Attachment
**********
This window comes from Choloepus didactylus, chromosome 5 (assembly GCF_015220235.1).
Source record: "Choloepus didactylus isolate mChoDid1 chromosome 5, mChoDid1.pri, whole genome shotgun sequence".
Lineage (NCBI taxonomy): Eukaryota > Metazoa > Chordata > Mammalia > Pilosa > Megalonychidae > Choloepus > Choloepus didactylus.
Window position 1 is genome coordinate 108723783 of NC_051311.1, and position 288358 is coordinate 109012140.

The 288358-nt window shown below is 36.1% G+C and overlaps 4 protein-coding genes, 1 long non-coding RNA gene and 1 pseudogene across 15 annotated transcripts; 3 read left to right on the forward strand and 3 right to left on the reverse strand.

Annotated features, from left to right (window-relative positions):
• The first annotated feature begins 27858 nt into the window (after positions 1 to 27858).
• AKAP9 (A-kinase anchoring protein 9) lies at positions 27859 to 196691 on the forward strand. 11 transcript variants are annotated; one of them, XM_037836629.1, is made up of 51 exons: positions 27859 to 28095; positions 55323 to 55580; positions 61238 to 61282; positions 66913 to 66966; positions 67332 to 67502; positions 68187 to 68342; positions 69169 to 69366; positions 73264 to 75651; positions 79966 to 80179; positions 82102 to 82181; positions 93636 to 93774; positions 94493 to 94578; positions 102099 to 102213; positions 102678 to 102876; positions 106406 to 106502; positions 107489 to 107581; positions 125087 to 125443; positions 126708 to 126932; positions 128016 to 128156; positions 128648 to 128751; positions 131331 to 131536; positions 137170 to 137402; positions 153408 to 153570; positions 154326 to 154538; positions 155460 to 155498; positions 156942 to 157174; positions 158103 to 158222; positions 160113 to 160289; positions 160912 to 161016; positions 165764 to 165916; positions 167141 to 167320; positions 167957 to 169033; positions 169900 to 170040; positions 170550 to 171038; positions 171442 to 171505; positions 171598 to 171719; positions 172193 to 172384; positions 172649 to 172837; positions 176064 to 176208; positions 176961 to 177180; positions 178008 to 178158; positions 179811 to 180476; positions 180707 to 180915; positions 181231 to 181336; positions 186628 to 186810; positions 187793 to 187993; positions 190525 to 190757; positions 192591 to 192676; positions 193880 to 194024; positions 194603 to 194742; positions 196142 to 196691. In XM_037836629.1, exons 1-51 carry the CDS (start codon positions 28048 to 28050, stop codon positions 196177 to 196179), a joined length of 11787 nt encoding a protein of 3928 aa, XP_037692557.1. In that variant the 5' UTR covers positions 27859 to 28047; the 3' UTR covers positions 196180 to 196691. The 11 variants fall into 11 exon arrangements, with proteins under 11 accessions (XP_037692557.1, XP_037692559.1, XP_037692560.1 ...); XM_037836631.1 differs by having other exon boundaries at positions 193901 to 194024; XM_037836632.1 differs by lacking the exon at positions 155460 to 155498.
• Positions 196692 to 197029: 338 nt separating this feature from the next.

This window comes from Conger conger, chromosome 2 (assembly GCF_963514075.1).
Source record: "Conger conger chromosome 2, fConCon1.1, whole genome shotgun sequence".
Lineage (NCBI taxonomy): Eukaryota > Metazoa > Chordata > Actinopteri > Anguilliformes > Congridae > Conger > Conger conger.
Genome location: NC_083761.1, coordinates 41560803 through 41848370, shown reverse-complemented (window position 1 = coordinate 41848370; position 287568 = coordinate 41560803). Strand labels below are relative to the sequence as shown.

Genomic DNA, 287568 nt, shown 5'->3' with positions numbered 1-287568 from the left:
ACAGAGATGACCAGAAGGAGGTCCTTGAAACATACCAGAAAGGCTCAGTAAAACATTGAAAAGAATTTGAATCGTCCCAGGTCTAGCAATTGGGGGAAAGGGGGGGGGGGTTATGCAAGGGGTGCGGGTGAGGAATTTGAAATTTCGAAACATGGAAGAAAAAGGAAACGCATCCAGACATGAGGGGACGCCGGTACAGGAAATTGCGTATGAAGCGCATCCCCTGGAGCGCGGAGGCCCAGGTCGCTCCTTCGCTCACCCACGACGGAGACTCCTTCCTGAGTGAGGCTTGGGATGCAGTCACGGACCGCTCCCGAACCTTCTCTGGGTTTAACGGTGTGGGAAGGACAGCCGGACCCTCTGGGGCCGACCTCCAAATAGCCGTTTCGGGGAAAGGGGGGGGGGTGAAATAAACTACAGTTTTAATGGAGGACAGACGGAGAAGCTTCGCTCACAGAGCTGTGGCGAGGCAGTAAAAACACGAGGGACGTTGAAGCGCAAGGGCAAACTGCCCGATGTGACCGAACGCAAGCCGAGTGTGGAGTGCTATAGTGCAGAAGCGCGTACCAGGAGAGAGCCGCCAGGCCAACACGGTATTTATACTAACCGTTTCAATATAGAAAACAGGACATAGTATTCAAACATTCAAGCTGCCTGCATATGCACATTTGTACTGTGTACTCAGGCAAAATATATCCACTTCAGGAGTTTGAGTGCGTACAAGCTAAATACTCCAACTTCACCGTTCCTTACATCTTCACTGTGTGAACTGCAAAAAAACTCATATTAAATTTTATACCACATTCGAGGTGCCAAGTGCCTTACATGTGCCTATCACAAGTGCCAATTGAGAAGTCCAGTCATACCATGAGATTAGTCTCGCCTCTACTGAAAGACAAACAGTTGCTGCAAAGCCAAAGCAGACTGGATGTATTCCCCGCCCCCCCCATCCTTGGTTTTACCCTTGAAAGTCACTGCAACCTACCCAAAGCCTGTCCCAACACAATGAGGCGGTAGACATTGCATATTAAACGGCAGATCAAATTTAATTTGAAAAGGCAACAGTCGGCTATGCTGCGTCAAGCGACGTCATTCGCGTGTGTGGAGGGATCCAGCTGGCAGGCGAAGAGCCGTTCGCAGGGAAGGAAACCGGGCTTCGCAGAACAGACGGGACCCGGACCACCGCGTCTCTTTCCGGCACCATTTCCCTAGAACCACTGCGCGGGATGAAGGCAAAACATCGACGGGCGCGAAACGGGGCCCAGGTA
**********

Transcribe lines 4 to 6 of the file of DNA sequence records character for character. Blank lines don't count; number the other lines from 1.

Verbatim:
Window position 1 is genome coordinate 108723783 of NC_051311.1, and position 288358 is coordinate 109012140.

The 288358-nt window shown below is 36.1% G+C and overlaps 4 protein-coding genes, 1 long non-coding RNA gene and 1 pseudogene across 15 annotated transcripts; 3 read left to right on the forward strand and 3 right to left on the reverse strand.

Annotated features, from left to right (window-relative positions):